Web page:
1. Brilliant Corners
2. Ba-lue Bolivar Ba-lues-are
4. I Surrender, Dear
5. Bemsha Swing
6. Pannonica (incomplete)
Thelonious Monk - Piano, celeste
Ernie Henry - Alto sax (tracks 1-4, 6)
Sonny Rollins - Tenor sax
Clark Terry - Trumpet (track 5)
Oscar Pettiford - Bass (tracks 1-4, 6)
Paul Chambers - Bass (track 5)
Max Roach - Drums, trimpani
Thelonious Monk was one of
the most "difficult" musicians in jazz - and
this is one of his most difficult albums.
He always trod his own very individual path,
creating new jagged rhythms and seemingly
often playing the gaps between the notes on
the piano. His compositions could be difficult,
too - the title-track took more than 20 takes
to get down on disc satisfactorily.
Yet, strangely enough, this
album established Monk more decisively than
most of his previous recordings. His two earlier
Riverside albums had concentrated on tunes
by Duke Ellington and jazz standards, but
this 1956 album allowed Thelonious to feature
his own compositions as four of the five tracks
(track 6 is a minimal bonus: an attempt at
Pannonica which breaks down after the
The title-track was understandably
hard for the musicians to get their heads
round. It doubles the tempo on alternate choruses
and has an edgy theme typical of Monk. You
can hear Max Roach manfully trying to fit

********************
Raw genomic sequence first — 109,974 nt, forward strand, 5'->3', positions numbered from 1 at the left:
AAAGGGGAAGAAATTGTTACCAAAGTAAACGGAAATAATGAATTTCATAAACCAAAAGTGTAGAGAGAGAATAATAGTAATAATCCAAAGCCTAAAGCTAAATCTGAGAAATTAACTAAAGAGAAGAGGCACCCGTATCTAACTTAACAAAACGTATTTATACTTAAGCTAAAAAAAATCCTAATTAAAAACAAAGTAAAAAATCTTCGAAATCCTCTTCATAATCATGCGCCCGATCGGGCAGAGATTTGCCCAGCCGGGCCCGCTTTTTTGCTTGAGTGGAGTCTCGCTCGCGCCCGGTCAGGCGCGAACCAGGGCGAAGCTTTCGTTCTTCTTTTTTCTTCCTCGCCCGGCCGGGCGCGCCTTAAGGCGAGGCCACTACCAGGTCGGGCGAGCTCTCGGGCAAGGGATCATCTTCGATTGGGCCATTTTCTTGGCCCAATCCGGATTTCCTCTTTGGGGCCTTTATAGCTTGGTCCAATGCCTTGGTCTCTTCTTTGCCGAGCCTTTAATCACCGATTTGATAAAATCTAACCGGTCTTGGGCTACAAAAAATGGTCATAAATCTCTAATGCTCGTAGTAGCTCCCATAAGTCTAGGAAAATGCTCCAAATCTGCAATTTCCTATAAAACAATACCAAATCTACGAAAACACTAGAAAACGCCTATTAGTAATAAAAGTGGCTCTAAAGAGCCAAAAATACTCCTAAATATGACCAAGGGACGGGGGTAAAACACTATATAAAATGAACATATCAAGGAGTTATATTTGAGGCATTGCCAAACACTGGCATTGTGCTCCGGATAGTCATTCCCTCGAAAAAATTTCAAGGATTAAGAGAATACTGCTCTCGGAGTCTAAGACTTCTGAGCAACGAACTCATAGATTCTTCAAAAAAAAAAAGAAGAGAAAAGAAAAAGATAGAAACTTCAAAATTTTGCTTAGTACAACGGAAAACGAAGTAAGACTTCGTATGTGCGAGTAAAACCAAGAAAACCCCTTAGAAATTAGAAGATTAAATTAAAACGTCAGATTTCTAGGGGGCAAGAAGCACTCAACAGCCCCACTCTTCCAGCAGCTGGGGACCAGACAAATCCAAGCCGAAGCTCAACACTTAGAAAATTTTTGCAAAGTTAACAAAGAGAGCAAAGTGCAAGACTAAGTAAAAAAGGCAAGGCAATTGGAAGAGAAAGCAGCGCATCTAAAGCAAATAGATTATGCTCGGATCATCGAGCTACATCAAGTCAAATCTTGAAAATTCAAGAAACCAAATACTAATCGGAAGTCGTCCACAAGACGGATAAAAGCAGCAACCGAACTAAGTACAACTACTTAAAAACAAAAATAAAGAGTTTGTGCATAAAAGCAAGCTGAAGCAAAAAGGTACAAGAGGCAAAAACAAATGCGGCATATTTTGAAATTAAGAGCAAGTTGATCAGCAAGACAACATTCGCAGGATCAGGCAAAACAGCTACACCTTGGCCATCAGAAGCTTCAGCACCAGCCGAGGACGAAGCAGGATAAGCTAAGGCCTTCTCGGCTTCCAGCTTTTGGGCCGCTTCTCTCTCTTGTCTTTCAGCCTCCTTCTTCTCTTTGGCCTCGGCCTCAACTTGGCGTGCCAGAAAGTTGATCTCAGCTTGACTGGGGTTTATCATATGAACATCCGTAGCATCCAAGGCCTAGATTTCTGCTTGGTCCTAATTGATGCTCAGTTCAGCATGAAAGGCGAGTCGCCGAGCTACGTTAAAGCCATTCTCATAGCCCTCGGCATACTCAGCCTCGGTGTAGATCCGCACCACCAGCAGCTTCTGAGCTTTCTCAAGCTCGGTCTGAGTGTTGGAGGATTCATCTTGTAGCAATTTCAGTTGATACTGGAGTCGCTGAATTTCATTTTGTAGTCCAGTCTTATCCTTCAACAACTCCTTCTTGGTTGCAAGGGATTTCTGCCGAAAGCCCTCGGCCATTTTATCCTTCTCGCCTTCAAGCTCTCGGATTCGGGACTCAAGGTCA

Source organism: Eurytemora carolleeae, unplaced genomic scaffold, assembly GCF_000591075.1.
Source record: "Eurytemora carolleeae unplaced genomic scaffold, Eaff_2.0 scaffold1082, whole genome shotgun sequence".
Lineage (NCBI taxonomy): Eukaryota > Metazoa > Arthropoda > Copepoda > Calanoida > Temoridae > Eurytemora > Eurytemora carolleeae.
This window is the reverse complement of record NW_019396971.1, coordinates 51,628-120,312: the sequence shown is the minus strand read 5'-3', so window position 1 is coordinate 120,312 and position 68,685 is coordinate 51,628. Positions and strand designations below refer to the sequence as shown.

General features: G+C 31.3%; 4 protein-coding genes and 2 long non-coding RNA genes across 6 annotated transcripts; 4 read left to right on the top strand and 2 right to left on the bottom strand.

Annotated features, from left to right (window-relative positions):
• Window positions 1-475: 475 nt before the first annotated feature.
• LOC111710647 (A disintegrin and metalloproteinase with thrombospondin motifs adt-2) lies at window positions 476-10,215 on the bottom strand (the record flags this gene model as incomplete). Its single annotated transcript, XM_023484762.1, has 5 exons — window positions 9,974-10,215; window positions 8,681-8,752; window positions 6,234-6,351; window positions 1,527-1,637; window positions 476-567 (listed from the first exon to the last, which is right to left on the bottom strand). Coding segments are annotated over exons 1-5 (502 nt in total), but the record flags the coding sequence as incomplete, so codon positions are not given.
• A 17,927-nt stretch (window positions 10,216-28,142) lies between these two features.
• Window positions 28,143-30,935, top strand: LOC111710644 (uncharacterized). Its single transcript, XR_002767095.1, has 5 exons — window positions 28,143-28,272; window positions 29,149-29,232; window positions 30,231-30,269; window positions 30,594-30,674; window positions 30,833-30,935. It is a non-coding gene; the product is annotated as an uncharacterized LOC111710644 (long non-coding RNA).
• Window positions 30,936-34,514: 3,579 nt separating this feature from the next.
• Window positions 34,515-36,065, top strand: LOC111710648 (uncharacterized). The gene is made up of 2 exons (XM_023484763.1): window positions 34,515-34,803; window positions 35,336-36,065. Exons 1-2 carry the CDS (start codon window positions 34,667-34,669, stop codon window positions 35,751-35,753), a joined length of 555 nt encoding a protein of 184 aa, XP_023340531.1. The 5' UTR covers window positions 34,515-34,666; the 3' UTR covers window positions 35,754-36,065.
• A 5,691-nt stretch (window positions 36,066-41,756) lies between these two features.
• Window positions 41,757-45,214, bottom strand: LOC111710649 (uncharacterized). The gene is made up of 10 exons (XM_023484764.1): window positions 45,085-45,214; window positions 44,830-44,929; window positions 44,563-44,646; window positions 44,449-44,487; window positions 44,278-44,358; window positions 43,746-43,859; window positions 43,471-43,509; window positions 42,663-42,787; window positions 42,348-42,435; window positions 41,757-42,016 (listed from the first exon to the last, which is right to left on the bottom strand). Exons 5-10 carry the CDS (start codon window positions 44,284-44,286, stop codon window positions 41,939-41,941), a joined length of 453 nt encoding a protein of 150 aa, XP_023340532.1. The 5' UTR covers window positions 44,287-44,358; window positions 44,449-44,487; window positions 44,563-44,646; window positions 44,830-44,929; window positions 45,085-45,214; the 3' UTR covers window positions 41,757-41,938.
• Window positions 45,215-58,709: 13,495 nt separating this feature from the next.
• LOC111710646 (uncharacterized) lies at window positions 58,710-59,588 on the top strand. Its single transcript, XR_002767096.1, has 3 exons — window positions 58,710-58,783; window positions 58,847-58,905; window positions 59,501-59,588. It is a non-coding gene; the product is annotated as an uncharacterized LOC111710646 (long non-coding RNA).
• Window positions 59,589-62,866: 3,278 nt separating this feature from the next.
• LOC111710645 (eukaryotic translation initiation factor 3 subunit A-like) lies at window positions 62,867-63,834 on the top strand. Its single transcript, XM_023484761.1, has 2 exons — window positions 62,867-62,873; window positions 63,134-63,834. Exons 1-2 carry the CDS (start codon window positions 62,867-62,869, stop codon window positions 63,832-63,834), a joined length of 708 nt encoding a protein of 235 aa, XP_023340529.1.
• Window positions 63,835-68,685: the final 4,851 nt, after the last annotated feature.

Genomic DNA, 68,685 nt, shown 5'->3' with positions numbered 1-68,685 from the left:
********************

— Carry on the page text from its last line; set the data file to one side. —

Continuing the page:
his drumming to Monk's dislocated style. On
the comparatively straightforward Bemsha
Swing, Max plays timpani as well as the
conventional drums, sounding at times like
a thunderstorm passing nearby. But his solos
throughout the album are typically well-constructed.
Sonny Rollins is the ideal
tenorist for this session, as his playing
has a nervy energy similar to Monk's. Altoist
Ernie Henry sometimes sounds less happy, even
though he had previously worked in Thelonious's
quartet. He actually died the year after this
recording was made, at the early age of 31.
He is replaced on Bemsha Swing by Clark
Terry - not, one might have thought, an obvious
choice of a musician for a Monk session, but
he acquits himself well.
On Pannonica, Monk
plays a rather tinny-sounding celeste as well
as piano, and I Surrender, Dear is
a piano solo which is possibly the most accessible
track on the album - because Monk is playing
a familiar tune.
I can't say that this CD
is "easy listening" - in fact it might be
classified as "uneasy listening". I certainly
prefer many of Thelnious's other albums -
which would be a better place for newcomers
to start, since this one might put them off.
Nevertheless, this is an important album in
Monk's career development.